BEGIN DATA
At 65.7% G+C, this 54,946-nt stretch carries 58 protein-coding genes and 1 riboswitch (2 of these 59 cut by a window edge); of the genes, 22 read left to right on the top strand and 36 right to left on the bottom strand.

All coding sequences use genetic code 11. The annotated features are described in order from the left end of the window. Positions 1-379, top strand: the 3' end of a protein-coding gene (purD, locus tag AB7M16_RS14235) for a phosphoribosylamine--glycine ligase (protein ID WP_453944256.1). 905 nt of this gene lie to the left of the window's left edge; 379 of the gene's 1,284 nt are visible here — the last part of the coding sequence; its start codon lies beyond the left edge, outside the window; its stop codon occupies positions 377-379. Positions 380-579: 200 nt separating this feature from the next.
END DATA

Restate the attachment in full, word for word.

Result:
At 65.7% G+C, this 54,946-nt stretch carries 58 protein-coding genes and 1 riboswitch (2 of these 59 cut by a window edge); of the genes, 22 read left to right on the top strand and 36 right to left on the bottom strand.

All coding sequences use genetic code 11. The annotated features are described in order from the left end of the window. Positions 1-379, top strand: the 3' end of a protein-coding gene (purD, locus tag AB7M16_RS14235) for a phosphoribosylamine--glycine ligase (protein ID WP_453944256.1). 905 nt of this gene lie to the left of the window's left edge; 379 of the gene's 1,284 nt are visible here — the last part of the coding sequence; its start codon lies beyond the left edge, outside the window; its stop codon occupies positions 377-379. Positions 380-579: 200 nt separating this feature from the next.